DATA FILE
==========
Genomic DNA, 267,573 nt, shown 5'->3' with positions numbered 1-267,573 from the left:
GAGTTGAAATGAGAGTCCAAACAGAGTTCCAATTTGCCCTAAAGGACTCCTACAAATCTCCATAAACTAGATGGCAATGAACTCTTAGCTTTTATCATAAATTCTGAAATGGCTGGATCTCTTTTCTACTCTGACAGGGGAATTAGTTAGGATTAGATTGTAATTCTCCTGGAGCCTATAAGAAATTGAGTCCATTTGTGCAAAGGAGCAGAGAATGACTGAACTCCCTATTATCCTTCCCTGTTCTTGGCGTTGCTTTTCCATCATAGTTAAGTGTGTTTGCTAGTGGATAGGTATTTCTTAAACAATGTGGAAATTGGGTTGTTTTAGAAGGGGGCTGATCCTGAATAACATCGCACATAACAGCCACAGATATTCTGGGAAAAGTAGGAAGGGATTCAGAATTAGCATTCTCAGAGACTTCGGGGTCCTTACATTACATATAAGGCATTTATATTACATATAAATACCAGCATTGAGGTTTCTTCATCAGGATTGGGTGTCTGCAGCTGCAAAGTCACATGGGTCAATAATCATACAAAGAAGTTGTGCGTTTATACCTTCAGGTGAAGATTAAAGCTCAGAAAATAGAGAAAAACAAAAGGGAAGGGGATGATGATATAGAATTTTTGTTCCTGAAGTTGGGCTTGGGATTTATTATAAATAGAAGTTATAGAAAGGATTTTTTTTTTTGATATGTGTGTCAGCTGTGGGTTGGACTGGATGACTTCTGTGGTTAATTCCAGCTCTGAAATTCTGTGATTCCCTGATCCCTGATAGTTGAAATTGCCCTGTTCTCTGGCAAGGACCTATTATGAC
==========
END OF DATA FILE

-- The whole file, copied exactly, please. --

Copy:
Genomic DNA, 267,573 nt, shown 5'->3' with positions numbered 1-267,573 from the left:
GAGTTGAAATGAGAGTCCAAACAGAGTTCCAATTTGCCCTAAAGGACTCCTACAAATCTCCATAAACTAGATGGCAATGAACTCTTAGCTTTTATCATAAATTCTGAAATGGCTGGATCTCTTTTCTACTCTGACAGGGGAATTAGTTAGGATTAGATTGTAATTCTCCTGGAGCCTATAAGAAATTGAGTCCATTTGTGCAAAGGAGCAGAGAATGACTGAACTCCCTATTATCCTTCCCTGTTCTTGGCGTTGCTTTTCCATCATAGTTAAGTGTGTTTGCTAGTGGATAGGTATTTCTTAAACAATGTGGAAATTGGGTTGTTTTAGAAGGGGGCTGATCCTGAATAACATCGCACATAACAGCCACAGATATTCTGGGAAAAGTAGGAAGGGATTCAGAATTAGCATTCTCAGAGACTTCGGGGTCCTTACATTACATATAAGGCATTTATATTACATATAAATACCAGCATTGAGGTTTCTTCATCAGGATTGGGTGTCTGCAGCTGCAAAGTCACATGGGTCAATAATCATACAAAGAAGTTGTGCGTTTATACCTTCAGGTGAAGATTAAAGCTCAGAAAATAGAGAAAAACAAAAGGGAAGGGGATGATGATATAGAATTTTTGTTCCTGAAGTTGGGCTTGGGATTTATTATAAATAGAAGTTATAGAAAGGATTTTTTTTTTTGATATGTGTGTCAGCTGTGGGTTGGACTGGATGACTTCTGTGGTTAATTCCAGCTCTGAAATTCTGTGATTCCCTGATCCCTGATAGTTGAAATTGCCCTGTTCTCTGGCAAGGACCTATTATGAC